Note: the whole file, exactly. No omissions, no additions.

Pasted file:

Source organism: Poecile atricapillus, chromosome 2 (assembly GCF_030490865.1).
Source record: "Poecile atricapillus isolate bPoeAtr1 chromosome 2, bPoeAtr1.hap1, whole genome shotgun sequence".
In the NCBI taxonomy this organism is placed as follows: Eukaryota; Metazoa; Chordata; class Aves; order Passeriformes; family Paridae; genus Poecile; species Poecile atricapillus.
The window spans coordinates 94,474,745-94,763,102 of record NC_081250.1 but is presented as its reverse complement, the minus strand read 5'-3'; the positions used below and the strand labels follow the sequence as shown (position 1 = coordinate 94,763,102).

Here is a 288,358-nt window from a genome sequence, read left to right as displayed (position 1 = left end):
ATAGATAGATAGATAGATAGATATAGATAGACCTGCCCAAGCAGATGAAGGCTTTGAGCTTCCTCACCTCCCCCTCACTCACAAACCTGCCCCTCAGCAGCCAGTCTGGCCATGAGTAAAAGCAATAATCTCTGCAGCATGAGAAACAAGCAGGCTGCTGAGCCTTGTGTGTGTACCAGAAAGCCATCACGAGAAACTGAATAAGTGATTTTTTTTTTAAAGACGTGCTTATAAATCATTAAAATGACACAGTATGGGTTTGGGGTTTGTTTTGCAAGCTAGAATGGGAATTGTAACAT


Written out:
Source organism: Poecile atricapillus, chromosome 2 (assembly GCF_030490865.1).
Source record: "Poecile atricapillus isolate bPoeAtr1 chromosome 2, bPoeAtr1.hap1, whole genome shotgun sequence".
In the NCBI taxonomy this organism is placed as follows: Eukaryota; Metazoa; Chordata; class Aves; order Passeriformes; family Paridae; genus Poecile; species Poecile atricapillus.
The window spans coordinates 94,474,745-94,763,102 of record NC_081250.1 but is presented as its reverse complement, the minus strand read 5'-3'; the positions used below and the strand labels follow the sequence as shown (position 1 = coordinate 94,763,102).

Here is a 288,358-nt window from a genome sequence, read left to right as displayed (position 1 = left end):
ATAGATAGATAGATAGATAGATATAGATAGACCTGCCCAAGCAGATGAAGGCTTTGAGCTTCCTCACCTCCCCCTCACTCACAAACCTGCCCCTCAGCAGCCAGTCTGGCCATGAGTAAAAGCAATAATCTCTGCAGCATGAGAAACAAGCAGGCTGCTGAGCCTTGTGTGTGTACCAGAAAGCCATCACGAGAAACTGAATAAGTGATTTTTTTTTTAAAGACGTGCTTATAAATCATTAAAATGACACAGTATGGGTTTGGGGTTTGTTTTGCAAGCTAGAATGGGAATTGTAACAT